Recent Media Additions

James Cole String Band

James Cole was one of a small number of black fiddlers from the historic '20s and '30s stringband days whose playing managed to be documented on recording, but he certainly isn't one of any small number of people named James Cole. Factor in a few named Jimmy Cole and there is the making of some kind of not all-star, but cool all-Cole combo. There is even strong reason to believe there were actually two fiddlers from the same era named James Cole, but even some of the most intense detectives from the ethnomusicology department have given up sorting out who is who.

The Dallas String Band

The music of the Dallas String Band has been called pre-blues as well as proto-blues. The group has been referred to as the only black string band in history and an early Texas country band, sometimes in the same paragraph, often after being credited with erasing all color lines in American musical history. Enough lies are told about the group to resemble another great cover-up in Dallas history, the one with the grassy knoll and the book depository.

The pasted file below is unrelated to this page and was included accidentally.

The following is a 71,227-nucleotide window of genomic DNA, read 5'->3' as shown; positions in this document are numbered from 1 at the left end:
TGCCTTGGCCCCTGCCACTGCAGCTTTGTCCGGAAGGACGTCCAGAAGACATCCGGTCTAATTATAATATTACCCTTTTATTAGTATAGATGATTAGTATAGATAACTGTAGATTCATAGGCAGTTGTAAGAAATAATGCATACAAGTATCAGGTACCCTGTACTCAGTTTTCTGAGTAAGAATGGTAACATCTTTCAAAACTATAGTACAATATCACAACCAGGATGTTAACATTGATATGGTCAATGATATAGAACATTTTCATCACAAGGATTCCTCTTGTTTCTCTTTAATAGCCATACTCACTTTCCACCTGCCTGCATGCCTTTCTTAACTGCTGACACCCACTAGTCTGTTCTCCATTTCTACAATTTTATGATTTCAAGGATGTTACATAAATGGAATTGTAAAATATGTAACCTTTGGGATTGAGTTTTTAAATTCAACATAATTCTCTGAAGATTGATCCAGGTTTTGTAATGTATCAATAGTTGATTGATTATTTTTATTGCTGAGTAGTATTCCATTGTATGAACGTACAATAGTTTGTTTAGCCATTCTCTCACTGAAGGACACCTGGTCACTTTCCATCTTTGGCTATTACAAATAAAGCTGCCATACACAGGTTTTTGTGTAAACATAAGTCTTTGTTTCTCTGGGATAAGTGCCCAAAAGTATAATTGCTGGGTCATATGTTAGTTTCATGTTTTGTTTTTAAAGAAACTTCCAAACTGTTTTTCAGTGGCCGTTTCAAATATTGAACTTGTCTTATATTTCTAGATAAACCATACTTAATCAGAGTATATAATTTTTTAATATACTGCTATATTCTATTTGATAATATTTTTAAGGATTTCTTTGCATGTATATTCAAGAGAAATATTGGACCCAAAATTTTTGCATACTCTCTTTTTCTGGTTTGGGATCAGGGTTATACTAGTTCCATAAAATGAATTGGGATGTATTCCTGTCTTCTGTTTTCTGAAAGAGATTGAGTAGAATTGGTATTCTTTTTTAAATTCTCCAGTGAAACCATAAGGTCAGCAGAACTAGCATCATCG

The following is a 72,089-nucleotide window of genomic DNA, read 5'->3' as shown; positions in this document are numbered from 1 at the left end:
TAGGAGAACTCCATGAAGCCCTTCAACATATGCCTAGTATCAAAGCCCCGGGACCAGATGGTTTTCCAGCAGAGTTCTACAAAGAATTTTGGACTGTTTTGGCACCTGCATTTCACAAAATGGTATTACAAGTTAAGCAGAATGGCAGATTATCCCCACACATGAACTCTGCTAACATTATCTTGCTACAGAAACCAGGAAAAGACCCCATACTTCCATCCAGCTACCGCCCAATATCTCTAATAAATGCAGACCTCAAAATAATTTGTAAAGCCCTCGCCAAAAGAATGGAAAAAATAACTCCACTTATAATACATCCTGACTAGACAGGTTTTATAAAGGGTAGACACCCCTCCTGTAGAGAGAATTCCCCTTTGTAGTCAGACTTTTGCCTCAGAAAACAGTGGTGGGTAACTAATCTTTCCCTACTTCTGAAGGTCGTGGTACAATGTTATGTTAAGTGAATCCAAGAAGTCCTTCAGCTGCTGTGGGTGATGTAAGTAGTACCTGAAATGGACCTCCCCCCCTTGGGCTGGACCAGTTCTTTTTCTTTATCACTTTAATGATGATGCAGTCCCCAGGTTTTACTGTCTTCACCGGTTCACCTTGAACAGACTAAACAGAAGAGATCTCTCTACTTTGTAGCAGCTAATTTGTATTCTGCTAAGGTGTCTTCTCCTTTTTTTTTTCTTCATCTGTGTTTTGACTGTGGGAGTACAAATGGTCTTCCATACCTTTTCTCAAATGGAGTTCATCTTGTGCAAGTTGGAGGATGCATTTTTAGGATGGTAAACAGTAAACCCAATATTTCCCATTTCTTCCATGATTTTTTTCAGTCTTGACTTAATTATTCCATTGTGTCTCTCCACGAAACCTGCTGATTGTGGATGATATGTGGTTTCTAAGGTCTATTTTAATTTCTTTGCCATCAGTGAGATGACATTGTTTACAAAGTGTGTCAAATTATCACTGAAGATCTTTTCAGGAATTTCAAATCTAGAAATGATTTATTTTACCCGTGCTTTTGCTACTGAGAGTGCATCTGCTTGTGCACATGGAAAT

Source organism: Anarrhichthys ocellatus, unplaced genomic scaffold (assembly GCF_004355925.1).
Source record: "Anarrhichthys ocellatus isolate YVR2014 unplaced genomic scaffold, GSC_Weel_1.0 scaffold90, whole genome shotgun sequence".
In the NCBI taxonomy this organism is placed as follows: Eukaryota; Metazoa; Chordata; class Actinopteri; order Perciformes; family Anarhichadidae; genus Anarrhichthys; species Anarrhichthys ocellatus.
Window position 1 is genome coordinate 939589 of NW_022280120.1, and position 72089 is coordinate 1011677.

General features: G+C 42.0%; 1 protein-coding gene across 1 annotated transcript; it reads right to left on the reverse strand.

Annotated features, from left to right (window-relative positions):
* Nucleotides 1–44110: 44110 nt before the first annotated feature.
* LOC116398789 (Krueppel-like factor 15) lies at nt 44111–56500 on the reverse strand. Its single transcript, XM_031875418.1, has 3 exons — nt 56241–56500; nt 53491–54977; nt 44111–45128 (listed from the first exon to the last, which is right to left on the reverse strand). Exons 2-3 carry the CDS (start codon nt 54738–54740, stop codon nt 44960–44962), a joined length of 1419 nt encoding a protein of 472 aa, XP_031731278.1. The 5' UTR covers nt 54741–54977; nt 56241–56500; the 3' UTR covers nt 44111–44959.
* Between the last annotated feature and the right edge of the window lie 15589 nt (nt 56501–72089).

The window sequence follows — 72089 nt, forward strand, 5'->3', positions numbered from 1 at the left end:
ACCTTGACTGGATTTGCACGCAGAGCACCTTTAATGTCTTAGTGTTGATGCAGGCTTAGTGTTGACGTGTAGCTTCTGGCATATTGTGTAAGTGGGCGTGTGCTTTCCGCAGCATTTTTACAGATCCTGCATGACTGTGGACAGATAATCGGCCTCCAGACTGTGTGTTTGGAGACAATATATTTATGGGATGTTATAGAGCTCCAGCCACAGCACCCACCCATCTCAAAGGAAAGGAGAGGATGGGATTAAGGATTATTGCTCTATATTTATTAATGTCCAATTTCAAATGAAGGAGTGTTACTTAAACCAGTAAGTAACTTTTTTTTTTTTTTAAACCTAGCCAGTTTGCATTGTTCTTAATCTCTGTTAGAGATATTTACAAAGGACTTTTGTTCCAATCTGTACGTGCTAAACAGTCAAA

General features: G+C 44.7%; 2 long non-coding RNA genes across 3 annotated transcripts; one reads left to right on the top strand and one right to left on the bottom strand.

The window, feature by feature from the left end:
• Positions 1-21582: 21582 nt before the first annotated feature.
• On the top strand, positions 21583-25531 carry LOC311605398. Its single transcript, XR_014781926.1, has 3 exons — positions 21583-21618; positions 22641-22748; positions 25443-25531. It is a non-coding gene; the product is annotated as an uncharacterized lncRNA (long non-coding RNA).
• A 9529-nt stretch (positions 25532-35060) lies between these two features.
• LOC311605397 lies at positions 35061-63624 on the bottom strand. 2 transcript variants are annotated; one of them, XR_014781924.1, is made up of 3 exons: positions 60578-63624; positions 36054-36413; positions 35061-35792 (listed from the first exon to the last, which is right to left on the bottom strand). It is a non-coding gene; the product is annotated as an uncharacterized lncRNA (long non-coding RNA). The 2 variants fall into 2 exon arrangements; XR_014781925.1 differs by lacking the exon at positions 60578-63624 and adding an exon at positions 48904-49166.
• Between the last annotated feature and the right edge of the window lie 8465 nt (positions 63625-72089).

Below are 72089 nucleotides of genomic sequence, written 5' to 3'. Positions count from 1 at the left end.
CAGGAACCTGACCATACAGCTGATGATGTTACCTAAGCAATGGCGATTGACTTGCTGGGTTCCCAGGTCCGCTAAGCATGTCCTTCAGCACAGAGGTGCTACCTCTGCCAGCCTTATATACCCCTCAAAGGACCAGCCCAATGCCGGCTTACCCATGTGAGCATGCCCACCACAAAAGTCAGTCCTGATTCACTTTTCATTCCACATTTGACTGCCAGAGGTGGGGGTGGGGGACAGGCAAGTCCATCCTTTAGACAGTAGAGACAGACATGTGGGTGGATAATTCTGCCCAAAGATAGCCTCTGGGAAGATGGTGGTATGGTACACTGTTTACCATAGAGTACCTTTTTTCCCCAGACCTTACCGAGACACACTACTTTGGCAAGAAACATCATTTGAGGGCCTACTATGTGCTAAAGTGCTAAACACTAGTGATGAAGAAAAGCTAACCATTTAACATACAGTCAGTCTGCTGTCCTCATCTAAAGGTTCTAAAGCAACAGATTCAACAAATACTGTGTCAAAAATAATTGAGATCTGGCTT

Deford Bailey

DeFord Bailey (December 14, 1899 – July 2, 1982) was an Americancountry music and blues star from the 1920s until 1941. Bailey was both the first performer to be introduced as playing on the Grand Ole Opry and also the first African-American performer on the show. He played several instruments but is best known for his harmonica tunes.

Taylor's Kentucky Boys

One of the first interracial recording sessions for this genre

In the photo of this band Taylor, who was their manager and not a musician, is holding the fiddle. Jim Booker (who is African American) doesn't appear in it, though he fiddled on all the band's recordings.


Elizabeth Cotton

Georgia Buck


Elizabeth 'Libba' Cotten Medley:

North Carolina Folk Songs And Tunes. Music from 1958. A) Here Old Rattler Here; B) Sent For My Fiddle Sent For My Bow; C) George Buck; D) Run...Run; E) Mama Your Son Done Gone; F) Sweet Bye And Bye; G) What A Friend We Have In Jesus. 

Jimmy Collier Videos

As a young man, singer/songwriter Jimmy Collier helped dismantle segregation in the South through the power of music. He shares his experiences traveling with Dr. Martin Luther King, Jr. and transforming African-American spirituals into civil rights anthems.